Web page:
An interesting discussion followed this presentation. It was mentioned that the original intention of type approval was that if the symbols looked similar enough to the printed version, then this was acceptable. The IHO Colours and Symbols should be a minimum specification, not the only or best way. Freezing of a standardised solution has disadvantages: it restricts the fast introduction of new advanced hardware and monitor technology. It will also restrict the competition between ECDIS manufacturers merely due to layout. On the other hand, an identical look and feel of chart displays of different makes has definite advantages for the safety of navigation. It eases ECDIS development and operation, it allows certification, it facilitates standardisation of education and it avoids ambiguity. It is also unlikely that the IHO would release control of the electronic chart display in full because it is unlikely that the IMO would accept a diversity of chart displays.
Wrapping Up the S-57 Update Issue
The chairman put forward to the attendees the question whether it was acceptable to live with an ECDIS screen full of asterisks and question marks until the introduction of edition 4 probably between 2010 and 2012. All agreed that this was not acceptable and that a minor interim solution was needed. The audience in general agreed that an interim solution in the form of S22.214.171.124 was necessary. This could be introduced in 2007/2008. For ECDIS systems, only a minor software update would be required to display 3.1.1 features. In ECDIS that is not updated, the new feature will show as a question mark. In this case further information could be obtained using the ‘Information’ attribute and the ‘Pick Report’ functionality.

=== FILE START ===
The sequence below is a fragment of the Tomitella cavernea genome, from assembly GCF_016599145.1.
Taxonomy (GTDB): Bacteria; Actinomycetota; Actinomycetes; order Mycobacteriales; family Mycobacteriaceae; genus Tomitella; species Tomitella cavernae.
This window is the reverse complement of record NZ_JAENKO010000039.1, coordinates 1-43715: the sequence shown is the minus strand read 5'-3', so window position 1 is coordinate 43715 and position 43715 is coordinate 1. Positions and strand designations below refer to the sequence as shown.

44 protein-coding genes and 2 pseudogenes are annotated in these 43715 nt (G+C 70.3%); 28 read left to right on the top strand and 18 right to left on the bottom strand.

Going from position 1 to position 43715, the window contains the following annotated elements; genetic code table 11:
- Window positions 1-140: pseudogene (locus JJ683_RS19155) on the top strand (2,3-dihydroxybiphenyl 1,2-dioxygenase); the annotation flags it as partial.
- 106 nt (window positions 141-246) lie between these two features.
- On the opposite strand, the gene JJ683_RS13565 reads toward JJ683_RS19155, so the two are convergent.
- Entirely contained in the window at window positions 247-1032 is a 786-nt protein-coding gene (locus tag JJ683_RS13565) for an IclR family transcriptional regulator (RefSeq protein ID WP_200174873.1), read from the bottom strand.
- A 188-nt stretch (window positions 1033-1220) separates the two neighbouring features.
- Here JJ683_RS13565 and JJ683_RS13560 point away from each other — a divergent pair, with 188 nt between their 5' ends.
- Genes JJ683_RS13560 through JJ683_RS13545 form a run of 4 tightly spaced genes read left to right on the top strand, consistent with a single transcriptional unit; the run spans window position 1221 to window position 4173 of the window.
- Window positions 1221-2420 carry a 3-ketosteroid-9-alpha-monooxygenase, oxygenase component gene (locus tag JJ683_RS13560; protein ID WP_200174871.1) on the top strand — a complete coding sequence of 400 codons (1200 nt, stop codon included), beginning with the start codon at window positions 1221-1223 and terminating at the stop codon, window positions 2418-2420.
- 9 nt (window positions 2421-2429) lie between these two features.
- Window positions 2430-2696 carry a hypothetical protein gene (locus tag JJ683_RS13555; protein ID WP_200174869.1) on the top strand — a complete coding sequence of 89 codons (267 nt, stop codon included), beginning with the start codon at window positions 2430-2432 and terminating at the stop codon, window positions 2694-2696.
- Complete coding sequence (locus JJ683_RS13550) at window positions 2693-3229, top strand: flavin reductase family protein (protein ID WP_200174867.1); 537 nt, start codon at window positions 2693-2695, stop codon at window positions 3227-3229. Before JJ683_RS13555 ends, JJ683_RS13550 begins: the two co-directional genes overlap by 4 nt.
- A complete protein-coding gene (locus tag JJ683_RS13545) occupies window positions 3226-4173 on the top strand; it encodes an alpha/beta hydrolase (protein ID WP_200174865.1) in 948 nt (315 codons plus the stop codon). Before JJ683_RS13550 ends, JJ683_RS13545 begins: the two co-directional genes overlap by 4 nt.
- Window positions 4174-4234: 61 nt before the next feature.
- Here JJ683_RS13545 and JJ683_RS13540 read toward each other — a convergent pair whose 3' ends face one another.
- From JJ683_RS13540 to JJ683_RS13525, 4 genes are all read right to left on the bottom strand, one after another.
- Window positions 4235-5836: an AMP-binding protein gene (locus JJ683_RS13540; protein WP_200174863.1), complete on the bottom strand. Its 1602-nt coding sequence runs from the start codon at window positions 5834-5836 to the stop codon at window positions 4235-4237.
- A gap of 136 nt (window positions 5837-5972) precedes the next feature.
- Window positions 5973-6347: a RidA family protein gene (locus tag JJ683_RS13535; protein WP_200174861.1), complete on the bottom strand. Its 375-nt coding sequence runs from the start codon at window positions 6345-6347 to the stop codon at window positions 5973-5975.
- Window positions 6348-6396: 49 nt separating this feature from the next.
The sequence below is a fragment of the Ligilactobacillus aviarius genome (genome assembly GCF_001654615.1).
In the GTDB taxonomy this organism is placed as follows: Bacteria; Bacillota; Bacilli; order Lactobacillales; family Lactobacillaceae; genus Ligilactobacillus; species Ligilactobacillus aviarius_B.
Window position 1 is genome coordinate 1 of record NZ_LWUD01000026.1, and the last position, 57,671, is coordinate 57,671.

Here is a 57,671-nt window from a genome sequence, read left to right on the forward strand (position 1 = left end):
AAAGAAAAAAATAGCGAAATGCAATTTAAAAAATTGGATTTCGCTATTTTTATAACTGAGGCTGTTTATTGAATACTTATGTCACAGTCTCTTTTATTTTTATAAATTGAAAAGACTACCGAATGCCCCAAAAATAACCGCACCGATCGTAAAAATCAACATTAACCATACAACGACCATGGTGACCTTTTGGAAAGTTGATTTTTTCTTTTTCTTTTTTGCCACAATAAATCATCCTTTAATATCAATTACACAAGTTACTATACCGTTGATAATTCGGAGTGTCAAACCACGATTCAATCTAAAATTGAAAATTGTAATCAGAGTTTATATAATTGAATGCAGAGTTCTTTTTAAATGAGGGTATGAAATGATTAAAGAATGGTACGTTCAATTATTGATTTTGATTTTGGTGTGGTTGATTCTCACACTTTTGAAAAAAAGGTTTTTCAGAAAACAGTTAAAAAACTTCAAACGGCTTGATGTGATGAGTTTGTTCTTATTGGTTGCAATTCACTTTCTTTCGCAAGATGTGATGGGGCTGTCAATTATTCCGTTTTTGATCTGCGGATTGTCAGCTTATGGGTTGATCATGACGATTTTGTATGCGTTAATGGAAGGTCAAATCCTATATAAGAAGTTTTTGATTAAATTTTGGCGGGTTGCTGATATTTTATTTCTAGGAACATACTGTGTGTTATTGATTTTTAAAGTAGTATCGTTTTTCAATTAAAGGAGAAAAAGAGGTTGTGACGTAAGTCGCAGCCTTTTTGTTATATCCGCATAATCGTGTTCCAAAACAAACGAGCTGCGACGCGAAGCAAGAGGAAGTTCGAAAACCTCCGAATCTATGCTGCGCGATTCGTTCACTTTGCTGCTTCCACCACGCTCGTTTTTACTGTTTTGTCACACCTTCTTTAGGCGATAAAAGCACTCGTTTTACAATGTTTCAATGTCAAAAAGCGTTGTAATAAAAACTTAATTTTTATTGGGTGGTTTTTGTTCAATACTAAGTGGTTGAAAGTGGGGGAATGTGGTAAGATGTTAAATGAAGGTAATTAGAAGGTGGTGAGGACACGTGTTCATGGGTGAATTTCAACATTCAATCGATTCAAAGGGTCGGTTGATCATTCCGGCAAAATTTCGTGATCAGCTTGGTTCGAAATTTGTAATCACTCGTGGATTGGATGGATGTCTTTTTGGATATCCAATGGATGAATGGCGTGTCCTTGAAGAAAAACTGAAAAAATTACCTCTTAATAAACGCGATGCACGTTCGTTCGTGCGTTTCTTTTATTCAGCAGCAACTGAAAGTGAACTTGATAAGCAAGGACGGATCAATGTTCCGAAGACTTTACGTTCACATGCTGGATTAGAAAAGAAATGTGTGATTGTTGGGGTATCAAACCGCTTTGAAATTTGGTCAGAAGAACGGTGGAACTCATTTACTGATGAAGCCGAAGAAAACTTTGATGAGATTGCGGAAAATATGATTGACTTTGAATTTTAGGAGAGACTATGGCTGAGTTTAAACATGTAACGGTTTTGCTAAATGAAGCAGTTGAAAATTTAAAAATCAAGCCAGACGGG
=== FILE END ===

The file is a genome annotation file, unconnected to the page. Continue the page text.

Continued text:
Many Stakeholders expressed their concern about the implication on the market of the announcement of S-57 edition 4, particularly as many people consider the S-57 standard to be the same as the ENC Product Specification. It was therefore proposed by TSMAD to change the name to S-100.
The majority of the stakeholders expressed their wish for the next meeting to be in conjunction with a meeting of the World Electronic Navigation Database (WEND) Committee. This would enable them to voice their concerns about the quality and quantity of ENC and other pressing issues from the user perspective, such as licensing and pricing, distribution, and a proper loading strategy, and to discuss ways to improve the present situation.
The chairman concluded that he considered the meeting extremely useful. He expressed his thanks in particular for the input of the non-IHO representatives and confirmed that, although no decisions from the outcome of the meeting were yet taken, all that had been said would be taken into consideration.
Just before these notes were forwarded to Hydro International and the IHB, the IHO very kindly sent copies of 2 letters they had distributed to their members. The first one announces that the new Data Transfer Standard revision would not take place before 2012 and that a minor revision (S-126.96.36.199) would be introduced to accommodate new requirements. This revision will also add ‘placeholders’ that can be used to accommodate any other new features the IMO may require in the future. The second letter informs the member states that CHRIS has decided that the S-57 edition 4 (currently still under development) will henceforth be known as S-100. The ENC Product Specification based on S-100 will be known as S-101.
This report has been significantly shortened by the Editor. A full version of the submitted We Visited for You can be found both on the website of the IHB (www.iho.shom.fr) and on the website of Chartworx (www.chartworx.com).